When Sam Phillips’ The Indescribable Wow was released, I was that age where I was right on the cusp of developing the inner identity I’d end up holding onto through at least high school, if not the majority of the rest of my life. Where the influencers I had were wise and all-knowing — just so damn cool — before I started thinking everyone was full of shit and that I could figure out what I liked for myself, thank you very much. It’s the age where I treated the older girl across the street’s taste like it was handed down from on high. When I started saving my money for tapes because I knew I loved music, I just hadn’t found my music yet, y’know? But I bought tape after tape, well on my way to becoming Girl Who Knows Music. I don’t know that I’ve ever talked about what I liked before I knew what I liked. I’m not necessarily going to today, but for every Surfer Rosa, there was a Forever Your Girl. For every Beastie Boy, there was — at one point — a New Kid. In retrospect, I could have easily replaced Belinda Carlisle’s “Heaven Is A Place on Earth” with Phillips’ “What You Don’t Want To Hear.” It requires almost no stretching to imagine myself loving “Holding On To The Earth” quite a bit more than Johnny Hates Jazz’s “Shattered Dreams” (and, honestly, I’ve listened to the former at least 20 times this week). The Indescribable Wow seems to serve as a bridge between the ubiquitous songs of my youth that I loved because they were there, and the songs that were there later because I loved them. I wish I had discovered it 30 years ago.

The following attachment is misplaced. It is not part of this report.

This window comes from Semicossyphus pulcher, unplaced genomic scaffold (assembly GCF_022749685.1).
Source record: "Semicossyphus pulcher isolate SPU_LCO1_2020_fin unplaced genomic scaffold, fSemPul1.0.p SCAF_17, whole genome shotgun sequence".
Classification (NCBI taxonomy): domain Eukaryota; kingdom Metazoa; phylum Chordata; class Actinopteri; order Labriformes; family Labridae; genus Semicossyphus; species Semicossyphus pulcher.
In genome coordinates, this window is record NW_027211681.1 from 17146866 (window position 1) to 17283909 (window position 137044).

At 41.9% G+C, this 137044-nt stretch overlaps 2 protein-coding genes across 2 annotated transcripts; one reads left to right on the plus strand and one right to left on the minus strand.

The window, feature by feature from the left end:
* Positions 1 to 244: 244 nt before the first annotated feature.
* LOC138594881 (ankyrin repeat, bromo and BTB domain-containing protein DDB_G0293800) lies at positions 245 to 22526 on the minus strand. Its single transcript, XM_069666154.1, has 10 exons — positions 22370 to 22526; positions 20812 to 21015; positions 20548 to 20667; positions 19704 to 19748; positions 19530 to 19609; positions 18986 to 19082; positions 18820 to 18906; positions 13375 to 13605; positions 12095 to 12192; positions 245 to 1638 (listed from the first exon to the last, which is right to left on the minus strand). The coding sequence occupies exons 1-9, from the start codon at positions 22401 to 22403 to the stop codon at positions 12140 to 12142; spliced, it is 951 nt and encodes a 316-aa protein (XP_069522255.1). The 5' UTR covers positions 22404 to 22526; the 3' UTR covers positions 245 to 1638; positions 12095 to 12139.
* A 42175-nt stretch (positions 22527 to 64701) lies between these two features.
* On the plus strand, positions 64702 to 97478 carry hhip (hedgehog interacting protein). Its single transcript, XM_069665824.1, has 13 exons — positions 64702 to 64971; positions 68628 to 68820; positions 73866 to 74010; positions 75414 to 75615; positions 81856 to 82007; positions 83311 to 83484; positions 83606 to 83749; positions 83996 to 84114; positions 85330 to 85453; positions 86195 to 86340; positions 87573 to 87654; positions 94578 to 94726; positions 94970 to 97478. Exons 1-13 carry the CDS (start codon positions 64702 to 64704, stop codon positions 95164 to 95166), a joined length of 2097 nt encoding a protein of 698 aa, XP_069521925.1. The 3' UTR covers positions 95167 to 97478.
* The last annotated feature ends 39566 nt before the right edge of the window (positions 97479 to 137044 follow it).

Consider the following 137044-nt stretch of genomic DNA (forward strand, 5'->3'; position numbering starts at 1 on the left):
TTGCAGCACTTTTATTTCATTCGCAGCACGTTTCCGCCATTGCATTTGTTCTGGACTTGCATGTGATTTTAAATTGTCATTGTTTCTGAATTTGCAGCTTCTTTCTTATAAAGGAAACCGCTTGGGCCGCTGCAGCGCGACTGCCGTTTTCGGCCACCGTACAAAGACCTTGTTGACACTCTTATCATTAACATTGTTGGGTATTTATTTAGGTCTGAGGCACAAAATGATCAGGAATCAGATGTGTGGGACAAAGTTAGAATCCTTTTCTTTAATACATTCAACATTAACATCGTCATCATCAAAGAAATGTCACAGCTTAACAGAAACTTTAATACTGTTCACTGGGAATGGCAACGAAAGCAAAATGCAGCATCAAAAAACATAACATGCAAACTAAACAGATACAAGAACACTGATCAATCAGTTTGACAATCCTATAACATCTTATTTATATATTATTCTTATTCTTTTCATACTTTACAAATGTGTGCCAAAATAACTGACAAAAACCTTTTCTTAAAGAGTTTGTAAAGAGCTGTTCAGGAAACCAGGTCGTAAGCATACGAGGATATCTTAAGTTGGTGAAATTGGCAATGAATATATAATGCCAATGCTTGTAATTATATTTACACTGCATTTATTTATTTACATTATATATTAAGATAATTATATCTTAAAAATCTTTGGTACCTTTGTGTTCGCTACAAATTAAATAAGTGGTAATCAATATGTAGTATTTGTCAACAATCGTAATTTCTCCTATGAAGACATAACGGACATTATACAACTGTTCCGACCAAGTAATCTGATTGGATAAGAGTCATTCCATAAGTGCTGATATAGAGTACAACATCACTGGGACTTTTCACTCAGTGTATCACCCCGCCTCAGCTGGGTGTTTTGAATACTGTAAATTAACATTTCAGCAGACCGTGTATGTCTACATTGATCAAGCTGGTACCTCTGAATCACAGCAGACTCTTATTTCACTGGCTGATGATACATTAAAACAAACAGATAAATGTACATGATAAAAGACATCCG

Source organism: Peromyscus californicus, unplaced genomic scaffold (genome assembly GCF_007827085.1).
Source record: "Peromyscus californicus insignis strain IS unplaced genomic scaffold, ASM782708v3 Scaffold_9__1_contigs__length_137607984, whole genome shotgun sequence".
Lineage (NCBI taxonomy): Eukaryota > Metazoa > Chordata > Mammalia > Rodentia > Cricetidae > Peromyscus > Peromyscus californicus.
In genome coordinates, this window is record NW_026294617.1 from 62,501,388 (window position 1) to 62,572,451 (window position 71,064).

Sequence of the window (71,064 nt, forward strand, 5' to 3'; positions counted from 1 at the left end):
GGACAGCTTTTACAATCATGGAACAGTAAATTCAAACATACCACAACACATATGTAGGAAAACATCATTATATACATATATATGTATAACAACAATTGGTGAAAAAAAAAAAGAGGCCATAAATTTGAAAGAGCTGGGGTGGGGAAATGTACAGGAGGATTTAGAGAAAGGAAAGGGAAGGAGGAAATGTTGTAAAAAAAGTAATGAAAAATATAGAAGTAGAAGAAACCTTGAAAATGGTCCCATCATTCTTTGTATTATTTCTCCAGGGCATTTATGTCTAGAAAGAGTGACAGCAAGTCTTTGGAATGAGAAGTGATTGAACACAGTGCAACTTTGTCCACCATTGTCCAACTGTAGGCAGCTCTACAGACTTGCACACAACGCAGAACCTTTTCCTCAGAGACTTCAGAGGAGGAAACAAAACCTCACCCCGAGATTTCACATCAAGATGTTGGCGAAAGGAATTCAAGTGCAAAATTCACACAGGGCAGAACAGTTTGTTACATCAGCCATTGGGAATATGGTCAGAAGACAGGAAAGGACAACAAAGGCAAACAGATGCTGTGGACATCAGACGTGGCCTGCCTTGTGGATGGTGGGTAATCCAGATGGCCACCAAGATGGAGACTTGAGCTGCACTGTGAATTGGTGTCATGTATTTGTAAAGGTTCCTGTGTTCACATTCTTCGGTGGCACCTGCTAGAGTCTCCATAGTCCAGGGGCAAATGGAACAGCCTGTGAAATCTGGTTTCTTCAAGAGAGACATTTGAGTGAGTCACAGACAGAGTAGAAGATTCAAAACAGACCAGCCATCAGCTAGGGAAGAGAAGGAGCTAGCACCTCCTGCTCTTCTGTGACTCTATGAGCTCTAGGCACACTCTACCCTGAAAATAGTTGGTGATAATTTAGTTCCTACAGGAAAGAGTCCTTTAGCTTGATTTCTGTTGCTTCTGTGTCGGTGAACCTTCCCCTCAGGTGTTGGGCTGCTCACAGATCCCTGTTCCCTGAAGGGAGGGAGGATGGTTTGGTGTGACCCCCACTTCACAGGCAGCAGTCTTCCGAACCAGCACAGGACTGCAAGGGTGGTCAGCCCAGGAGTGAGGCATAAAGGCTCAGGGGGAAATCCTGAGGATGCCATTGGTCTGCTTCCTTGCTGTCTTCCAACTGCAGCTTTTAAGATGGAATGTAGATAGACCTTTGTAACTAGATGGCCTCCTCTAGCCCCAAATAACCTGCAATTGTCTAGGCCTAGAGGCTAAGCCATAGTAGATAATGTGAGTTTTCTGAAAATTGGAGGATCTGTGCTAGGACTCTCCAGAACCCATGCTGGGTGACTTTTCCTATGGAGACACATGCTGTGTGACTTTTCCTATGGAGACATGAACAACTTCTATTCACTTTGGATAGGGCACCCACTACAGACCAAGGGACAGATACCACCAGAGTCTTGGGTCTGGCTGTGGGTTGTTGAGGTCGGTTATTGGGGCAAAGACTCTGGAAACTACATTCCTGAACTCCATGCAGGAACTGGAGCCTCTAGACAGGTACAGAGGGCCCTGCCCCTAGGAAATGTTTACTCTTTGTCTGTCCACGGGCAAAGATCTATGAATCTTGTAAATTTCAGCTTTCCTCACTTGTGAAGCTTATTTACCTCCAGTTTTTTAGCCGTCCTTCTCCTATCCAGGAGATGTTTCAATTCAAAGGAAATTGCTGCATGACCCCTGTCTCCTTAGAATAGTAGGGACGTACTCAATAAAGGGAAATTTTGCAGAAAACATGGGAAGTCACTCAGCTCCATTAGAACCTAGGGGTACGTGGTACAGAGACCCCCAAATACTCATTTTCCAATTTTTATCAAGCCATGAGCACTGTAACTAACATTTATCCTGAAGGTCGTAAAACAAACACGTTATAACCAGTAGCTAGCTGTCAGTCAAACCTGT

50 Foot Pop Queenie
Freely shifting between vintage & modern images much like the record itself.